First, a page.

Monday, December 31, 2007

Year End

Another year wraps up in less than 8 hours. It's hard to believe really, but here we are. I don't normally get too into the whole New Year thing and this year is no exception. I'm going to spend the night with Child One & Two and Mrs. Agricola -- eating some hors d'oeuvre tippling a few drinks and then bed. It won't be too raucous but it's going to be a perfect night for me -- spent with family on the Quarter Acre.

Happy New Year to my couple of readers, and to anybody else stumbling across my ramblings.

Wednesday, December 19, 2007


This December has been the absolute opposite of last December. Last year the temperature through December was in the 50s with some days in the 60s. I actually mowed my lawn in mid-December because it needed it and had continued to grow.

This year I mowed the lawn in early December just because I got a bit psychotic about the leaves that were blowing onto it from the hill at the back of the Quarter Acre. An injured ankle kept me off the hill and prevented raking which lead to blowing leaves and the aforementioned psychosis. The temp that day was about 30 F and it started to snow as I put the mower in its shed.

It only snowed a dusting that day but last week we got two heavy winter blasts. The first came on 13 December -- a ten inch deposit of snow that absolutely crippled the region and left me in my car, stuck on 128/I-95 for seven hours. I never made it home, opting, instead, to stay at my parents' house rather than extend my 53 mile commute into an 11 hour ordeal. I'd never seen anything like that evening's commute and I've driven to Buffalo in less time than it took me cover those 35 miles between work and my folks' house.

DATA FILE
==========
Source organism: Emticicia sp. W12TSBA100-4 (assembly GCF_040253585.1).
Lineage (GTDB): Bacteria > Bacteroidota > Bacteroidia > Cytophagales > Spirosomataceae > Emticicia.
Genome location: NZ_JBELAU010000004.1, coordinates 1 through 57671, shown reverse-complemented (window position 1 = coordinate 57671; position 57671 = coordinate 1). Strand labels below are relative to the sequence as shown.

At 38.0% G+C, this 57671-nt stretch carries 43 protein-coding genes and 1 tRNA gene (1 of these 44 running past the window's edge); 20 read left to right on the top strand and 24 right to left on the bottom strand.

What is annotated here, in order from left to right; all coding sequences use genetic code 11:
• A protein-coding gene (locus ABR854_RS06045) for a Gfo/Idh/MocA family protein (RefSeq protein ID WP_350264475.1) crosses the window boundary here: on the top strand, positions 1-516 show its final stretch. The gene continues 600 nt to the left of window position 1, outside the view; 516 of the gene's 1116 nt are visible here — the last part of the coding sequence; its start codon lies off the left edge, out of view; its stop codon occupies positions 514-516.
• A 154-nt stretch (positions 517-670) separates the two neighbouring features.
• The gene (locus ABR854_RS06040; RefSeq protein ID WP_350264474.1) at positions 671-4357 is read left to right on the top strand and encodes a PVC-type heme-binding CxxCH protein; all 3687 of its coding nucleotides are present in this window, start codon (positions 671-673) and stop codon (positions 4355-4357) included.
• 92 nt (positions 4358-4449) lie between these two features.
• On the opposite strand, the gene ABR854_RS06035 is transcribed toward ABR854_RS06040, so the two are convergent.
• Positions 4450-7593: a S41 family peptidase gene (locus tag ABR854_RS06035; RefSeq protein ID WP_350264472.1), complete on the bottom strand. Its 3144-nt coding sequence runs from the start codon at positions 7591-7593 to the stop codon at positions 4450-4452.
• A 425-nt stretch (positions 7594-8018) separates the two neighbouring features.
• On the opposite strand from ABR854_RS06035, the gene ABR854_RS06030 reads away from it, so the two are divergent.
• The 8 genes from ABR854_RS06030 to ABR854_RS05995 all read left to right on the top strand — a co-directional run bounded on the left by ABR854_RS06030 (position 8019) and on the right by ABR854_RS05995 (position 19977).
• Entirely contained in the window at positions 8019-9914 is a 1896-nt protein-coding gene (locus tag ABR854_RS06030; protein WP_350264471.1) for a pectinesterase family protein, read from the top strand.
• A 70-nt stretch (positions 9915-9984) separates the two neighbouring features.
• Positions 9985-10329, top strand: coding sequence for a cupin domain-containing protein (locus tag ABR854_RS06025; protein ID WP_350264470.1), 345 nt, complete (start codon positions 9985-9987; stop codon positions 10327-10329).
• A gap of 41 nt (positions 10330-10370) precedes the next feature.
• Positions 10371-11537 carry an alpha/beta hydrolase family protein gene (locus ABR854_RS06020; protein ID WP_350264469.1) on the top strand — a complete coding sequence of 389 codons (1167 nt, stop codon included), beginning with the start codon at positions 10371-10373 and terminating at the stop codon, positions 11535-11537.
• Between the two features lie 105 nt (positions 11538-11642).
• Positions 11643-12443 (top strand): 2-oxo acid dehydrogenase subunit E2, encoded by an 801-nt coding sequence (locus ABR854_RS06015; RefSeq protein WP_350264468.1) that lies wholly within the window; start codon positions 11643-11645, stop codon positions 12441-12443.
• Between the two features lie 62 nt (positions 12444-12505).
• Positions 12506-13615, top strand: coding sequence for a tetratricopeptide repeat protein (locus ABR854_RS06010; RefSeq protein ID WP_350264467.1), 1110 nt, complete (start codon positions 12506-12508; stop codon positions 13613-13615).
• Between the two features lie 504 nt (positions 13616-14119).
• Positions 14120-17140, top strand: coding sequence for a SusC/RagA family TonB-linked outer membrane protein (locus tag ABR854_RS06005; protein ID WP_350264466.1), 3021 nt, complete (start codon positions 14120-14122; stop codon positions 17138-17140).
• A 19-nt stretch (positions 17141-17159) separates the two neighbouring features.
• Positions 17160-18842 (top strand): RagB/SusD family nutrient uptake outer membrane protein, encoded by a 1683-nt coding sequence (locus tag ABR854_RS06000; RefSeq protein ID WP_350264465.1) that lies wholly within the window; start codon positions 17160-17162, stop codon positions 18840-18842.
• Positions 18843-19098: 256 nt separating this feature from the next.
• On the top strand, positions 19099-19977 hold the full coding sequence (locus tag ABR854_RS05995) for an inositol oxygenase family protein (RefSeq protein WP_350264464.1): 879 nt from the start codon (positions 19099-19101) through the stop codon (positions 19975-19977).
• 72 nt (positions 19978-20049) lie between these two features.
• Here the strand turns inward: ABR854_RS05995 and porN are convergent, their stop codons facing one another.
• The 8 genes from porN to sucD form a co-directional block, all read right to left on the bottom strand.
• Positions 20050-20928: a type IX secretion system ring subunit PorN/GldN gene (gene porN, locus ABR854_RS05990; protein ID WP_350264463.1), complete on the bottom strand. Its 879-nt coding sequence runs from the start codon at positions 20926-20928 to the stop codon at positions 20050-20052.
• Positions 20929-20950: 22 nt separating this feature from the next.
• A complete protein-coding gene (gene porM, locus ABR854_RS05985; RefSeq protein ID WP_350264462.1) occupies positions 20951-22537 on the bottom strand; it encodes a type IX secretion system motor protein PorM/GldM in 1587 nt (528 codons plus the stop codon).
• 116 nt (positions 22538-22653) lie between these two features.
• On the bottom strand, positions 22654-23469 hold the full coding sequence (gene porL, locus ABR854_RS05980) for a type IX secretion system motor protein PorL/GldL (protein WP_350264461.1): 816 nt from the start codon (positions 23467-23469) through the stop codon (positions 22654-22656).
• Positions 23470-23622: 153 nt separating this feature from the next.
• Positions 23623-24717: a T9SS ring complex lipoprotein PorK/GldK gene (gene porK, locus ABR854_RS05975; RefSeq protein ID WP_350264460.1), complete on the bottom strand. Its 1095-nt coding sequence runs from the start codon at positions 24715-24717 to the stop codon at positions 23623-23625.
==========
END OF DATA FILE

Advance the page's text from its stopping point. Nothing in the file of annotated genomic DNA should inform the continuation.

Two days after that we got a funky Nor'easter that dropped a decent amount of snow before turning to rain. It made for some miserable and soaked shoveling but it's real, New England, winter weather. The front yard of the Quarter Acre now looks like a World War One trench system with the front walk shoveled out, a path around to the side door, the drive way and sidewalks cleared and a trench dug that permits the spotlight that I put on the front door each Christmas to actually light the door.

I've long been a fan of the pristine snow cover but this December has changed me. I love the paths and boot prints and the sled marks in the yard -- a real winter camp/adventure feeling is permeating the Quarter Acre. I'm not quite sure where to put any snow from any future storms, but I'll cross that bridge when I come to it.

Unless some crazy tropical air mass surges in from the south this Christmas should be a white Christmas, the first that I can remember in years.

Sunday, December 16, 2007

A New Tradition?

Mrs Agricola built this!

Thursday, December 13, 2007

Raptor On The Merrimack

Yesterday, I saw something I've never seen in the Commonwealth of Massachusetts: a Bald Eagle. I was talking to the IT person at my current gig when I looked out the window and saw this large dark bird with a white head and white tail feathers swooping over the Merrimack River. It was a pretty amazing sight and it reminded that in August, after writing "Hawk vs. Crows" I had mentioned that I would post about some of the raptor activity I'd seen over the summer.